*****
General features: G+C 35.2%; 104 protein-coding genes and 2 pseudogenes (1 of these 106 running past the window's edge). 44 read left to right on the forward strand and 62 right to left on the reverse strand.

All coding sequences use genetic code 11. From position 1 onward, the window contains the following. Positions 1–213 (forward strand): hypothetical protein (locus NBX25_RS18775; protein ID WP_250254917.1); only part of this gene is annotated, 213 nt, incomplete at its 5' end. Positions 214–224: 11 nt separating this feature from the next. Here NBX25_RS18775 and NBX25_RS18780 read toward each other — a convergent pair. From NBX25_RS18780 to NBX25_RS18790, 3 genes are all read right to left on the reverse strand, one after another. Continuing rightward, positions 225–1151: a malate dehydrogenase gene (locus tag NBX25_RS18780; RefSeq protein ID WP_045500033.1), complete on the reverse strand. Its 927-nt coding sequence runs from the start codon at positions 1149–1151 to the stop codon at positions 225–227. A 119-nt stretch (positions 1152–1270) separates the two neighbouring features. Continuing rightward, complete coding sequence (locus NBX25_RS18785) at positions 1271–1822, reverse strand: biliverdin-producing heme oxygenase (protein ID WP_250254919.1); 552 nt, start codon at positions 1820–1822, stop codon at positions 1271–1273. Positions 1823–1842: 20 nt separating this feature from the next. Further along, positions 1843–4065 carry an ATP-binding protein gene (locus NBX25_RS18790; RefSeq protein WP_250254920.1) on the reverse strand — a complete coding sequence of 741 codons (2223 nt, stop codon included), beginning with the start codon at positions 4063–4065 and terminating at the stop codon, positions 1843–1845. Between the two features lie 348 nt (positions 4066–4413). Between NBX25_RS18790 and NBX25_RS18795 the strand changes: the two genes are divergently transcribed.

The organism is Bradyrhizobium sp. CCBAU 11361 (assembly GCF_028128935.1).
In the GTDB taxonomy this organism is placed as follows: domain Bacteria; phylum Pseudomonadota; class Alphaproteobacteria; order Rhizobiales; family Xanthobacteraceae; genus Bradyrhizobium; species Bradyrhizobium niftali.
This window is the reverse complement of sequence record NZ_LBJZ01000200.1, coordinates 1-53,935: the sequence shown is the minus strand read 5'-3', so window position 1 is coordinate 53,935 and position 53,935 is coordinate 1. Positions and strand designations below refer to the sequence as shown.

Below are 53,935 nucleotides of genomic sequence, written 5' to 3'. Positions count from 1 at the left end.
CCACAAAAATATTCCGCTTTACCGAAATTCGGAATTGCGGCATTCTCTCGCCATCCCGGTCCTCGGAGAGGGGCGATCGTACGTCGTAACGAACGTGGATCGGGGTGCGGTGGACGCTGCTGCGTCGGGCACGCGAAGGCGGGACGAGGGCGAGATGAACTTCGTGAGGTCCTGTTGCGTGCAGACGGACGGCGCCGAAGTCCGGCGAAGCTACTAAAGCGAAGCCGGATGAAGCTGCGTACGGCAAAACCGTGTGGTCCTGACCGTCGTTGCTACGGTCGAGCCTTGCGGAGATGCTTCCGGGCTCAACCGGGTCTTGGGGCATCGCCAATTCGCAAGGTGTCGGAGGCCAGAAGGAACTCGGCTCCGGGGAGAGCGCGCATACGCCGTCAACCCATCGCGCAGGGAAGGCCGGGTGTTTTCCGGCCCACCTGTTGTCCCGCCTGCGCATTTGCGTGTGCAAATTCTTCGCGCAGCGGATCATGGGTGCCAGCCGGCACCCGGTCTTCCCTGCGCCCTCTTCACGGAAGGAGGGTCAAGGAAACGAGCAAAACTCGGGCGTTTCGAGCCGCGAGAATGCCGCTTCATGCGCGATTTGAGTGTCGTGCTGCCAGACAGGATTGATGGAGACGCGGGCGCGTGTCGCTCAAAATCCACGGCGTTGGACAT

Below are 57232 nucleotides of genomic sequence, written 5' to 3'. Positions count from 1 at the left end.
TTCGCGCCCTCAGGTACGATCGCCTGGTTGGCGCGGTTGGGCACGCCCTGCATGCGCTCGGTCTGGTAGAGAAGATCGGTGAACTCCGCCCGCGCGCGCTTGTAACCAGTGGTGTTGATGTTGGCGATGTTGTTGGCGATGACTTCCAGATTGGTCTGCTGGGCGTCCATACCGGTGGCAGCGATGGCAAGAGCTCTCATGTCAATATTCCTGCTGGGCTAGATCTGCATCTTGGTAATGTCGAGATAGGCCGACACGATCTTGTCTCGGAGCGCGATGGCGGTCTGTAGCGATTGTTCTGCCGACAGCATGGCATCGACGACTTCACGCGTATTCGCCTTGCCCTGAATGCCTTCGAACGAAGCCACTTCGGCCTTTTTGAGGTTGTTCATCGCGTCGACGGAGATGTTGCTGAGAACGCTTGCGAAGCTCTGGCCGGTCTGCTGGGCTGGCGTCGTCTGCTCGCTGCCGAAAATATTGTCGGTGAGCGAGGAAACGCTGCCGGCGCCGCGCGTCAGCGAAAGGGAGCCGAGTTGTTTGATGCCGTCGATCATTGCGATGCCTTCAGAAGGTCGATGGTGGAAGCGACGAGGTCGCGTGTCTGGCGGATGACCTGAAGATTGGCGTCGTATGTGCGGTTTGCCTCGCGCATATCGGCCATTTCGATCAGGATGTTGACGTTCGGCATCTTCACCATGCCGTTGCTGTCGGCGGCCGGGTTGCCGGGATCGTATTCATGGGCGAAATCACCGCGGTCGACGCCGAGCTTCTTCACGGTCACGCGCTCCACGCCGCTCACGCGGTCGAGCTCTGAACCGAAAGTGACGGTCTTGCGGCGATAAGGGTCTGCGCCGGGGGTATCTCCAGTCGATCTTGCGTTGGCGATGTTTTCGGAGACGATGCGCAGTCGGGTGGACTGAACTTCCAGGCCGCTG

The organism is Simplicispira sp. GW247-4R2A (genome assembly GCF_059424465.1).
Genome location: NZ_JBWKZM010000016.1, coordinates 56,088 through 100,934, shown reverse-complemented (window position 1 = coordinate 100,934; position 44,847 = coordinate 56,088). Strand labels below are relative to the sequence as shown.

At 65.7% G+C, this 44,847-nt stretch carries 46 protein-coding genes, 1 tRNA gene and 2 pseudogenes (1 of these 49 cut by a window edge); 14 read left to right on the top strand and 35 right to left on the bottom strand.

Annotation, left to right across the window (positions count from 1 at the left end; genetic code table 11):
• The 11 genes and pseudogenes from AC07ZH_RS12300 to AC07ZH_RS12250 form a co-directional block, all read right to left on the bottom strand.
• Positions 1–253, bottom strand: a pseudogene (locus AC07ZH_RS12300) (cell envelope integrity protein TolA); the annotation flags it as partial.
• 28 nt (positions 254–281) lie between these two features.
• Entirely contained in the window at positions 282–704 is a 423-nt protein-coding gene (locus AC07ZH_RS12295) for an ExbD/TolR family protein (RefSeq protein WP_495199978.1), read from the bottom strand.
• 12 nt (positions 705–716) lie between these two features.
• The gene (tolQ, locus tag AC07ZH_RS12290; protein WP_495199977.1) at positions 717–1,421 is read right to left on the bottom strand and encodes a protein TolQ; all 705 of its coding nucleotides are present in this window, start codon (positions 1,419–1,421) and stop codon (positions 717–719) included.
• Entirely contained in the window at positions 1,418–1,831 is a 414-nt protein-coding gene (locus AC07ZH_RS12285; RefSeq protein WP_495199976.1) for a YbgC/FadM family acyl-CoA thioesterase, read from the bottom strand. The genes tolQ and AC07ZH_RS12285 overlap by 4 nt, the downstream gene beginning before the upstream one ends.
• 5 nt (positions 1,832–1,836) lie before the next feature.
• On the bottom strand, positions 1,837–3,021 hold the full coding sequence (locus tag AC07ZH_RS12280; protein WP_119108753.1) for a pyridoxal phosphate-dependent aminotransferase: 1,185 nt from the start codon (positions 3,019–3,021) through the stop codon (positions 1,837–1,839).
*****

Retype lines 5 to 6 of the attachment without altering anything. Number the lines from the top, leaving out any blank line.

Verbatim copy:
This window is the reverse complement of sequence record NZ_LBJZ01000200.1, coordinates 1-53,935: the sequence shown is the minus strand read 5'-3', so window position 1 is coordinate 53,935 and position 53,935 is coordinate 1. Positions and strand designations below refer to the sequence as shown.

Below are 53,935 nucleotides of genomic sequence, written 5' to 3'. Positions count from 1 at the left end.